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Orthodox New Year in the United Kingdom

Many Orthodox Christians celebrate the New Year with liturgies, blessings or communal meals. The New Year date among Orthodox Christians varies - some celebrate it on the date set by the revised Julian calendar, while others celebrate New Year's Day according to the more traditional Julian calendar.

Is Orthodox New Year a Public Holiday?

Orthodox New Year is not a public holiday. Businesses have normal opening hours.

Candle holder and orthodox icons in background
Candles lit in an Orthodox Christian church.
Candles lit in an Orthodox Christian church.
©iStockphoto.com/Lisa Valder

What Do People Do?

Some Orthodox Christians in the UK mark the start of the new calendar year by attending liturgies to observe the feast of the circumcision of Jesus Christ. Others may attend blessings by well-known figures in the Orthodox Christian Church. Some Orthodox Christians hold communal meals or dinners or parties for family members and friends or set off fireworks.

Some Orthodox churches in the United Kingdom (UK) mark the New Year with the revised Julian calendar, while others use the older version Julian calendar. Orthodox Christians who use the revised Julian calendar mark the start of a new calendar year on January 1 in the Gregorian calendar. Orthodox Christians who use the older version of the Julian calendar mark this occasion on January 14 in the Gregorian calendar.

Public Life

January 1 is a bank holiday, known as New Year's Day, in the UK. January 14 is not a bank holiday in the UK.

Background

There are many similarities between Orthodox Christians and other Christians in the United Kingdom. They believe that revealed himself in Jesus Christ, in the incarnation of Christ, his crucifixion and resurrection. The Orthodox Church differs, however, from many other UK churches in the way of life and worship.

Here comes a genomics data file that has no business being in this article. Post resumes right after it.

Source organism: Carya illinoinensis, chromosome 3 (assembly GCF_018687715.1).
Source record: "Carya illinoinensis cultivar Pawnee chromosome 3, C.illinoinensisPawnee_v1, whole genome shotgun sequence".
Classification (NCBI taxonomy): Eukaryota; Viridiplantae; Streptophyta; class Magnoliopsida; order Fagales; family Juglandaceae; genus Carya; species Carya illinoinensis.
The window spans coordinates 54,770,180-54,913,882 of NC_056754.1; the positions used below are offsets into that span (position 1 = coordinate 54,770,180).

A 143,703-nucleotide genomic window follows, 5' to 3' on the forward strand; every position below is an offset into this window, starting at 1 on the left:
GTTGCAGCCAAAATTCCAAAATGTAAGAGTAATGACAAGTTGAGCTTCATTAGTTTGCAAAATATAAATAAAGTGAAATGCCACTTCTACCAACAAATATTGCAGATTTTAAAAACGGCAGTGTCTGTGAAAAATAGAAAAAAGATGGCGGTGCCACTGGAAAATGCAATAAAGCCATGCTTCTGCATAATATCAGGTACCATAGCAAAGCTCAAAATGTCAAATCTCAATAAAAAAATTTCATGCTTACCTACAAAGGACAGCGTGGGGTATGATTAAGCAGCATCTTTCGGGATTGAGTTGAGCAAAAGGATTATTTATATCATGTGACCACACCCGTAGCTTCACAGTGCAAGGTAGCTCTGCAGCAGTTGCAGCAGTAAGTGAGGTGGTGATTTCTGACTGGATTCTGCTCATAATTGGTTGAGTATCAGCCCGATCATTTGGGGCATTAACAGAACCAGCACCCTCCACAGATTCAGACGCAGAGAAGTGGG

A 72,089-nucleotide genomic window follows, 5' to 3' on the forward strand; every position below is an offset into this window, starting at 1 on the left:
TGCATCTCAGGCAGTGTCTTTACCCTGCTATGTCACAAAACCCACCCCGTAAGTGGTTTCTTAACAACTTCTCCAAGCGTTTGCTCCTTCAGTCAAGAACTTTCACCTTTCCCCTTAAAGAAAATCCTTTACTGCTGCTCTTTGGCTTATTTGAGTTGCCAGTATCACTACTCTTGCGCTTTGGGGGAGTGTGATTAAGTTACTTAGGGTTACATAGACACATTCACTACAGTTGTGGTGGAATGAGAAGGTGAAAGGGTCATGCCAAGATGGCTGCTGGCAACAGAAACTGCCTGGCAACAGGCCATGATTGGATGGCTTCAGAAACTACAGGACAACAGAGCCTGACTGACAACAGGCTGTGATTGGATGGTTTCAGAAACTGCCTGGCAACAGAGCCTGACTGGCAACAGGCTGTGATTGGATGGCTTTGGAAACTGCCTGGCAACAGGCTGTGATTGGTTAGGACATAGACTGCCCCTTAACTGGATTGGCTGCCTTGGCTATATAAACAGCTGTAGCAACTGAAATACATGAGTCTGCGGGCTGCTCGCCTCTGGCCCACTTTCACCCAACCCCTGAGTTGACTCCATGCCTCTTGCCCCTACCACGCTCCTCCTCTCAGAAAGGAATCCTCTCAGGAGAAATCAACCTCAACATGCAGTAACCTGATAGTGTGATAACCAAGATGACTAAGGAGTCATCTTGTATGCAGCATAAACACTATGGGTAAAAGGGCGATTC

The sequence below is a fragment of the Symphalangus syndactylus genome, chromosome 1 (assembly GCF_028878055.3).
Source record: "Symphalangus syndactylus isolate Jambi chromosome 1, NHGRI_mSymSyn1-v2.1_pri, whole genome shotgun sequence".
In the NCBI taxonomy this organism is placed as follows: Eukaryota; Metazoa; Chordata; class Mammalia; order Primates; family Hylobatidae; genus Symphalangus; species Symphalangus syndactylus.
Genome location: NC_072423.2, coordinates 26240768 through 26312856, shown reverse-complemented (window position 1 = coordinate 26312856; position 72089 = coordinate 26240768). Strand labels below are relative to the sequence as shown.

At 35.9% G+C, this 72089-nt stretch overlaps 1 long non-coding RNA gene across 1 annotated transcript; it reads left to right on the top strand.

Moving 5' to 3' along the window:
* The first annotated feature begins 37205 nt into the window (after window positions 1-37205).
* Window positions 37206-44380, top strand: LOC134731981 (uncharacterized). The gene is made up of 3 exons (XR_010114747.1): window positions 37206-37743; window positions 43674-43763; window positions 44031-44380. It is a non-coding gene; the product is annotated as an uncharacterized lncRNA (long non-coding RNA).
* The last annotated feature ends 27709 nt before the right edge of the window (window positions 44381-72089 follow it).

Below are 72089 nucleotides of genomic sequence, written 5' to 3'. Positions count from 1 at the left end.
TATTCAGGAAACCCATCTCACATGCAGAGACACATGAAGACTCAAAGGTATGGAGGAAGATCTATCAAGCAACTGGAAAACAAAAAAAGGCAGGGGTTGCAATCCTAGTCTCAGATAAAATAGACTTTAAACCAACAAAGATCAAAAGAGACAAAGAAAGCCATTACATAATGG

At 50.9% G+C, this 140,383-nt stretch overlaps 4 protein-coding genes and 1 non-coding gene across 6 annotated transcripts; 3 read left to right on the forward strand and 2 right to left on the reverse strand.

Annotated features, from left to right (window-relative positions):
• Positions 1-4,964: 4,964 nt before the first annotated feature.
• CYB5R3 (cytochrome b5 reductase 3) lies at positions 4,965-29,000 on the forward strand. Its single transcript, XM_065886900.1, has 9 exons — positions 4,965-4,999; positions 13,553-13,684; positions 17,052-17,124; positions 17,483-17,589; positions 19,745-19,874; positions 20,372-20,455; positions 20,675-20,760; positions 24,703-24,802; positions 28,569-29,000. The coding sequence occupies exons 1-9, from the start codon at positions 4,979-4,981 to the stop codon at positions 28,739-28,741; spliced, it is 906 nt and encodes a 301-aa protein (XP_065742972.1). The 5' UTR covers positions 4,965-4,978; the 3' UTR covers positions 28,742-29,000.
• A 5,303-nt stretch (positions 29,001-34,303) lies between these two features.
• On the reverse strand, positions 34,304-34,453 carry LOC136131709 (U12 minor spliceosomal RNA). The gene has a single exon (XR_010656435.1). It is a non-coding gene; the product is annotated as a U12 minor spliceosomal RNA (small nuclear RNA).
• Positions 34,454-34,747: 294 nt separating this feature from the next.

Some Orthodox Christian churches observe the more traditional Julian calendar while others observe the revised Julian calendar. The older version of the Julian calendar pre-dates the Gregorian calendar, which replaced the Julian calendar in many parts of the world over time. The Orthodox churches continued to use the Julian calendar, until 1923 when a revised Julian calendar, which is more in line with the Gregorian calendar, was created. Some Orthodox Christian groups observe the revised Julian calendar, hence why they observe New Year's Day on January 1 in the Gregorian calendar, while the more Old Calendarists observe New Year's Day on January 14 in the Gregorian calendar.

The start of a new year according to the old or revised Julian calendar should not be confused with the start of a new church year for Orthodox Christians. The Orthodox Christian church year starts on September 1 (revised Julian calendar) or 14 (old Julian calendar) in the Gregorian calendar.

Symbols

Icons showing images of Jesus' circumcision are symbols of the feast of Jesus Christ's circumcision. These may be displayed prominently in Orthodox churches or during services on New Year's Day.

About Orthodox New Year in other countries

Read more about Orthodox New Year.

Orthodox New Year Observances

YearWeekdayDateNameHoliday TypeArea
2010ThuJan 14Orthodox New YearOrthodox 
2011FriJan 14Orthodox New YearOrthodox 
2012SatJan 14Orthodox New YearOrthodox 
2013MonJan 14Orthodox New YearOrthodox 
2014TueJan 14Orthodox New YearOrthodox 
2015WedJan 14Orthodox New YearOrthodox 
2016ThuJan 14Orthodox New YearOrthodox 
2017SatJan 14Orthodox New YearOrthodox 
2018SunJan 14Orthodox New YearOrthodox 
2019MonJan 14Orthodox New YearOrthodox 
2020TueJan 14Orthodox New YearOrthodox 

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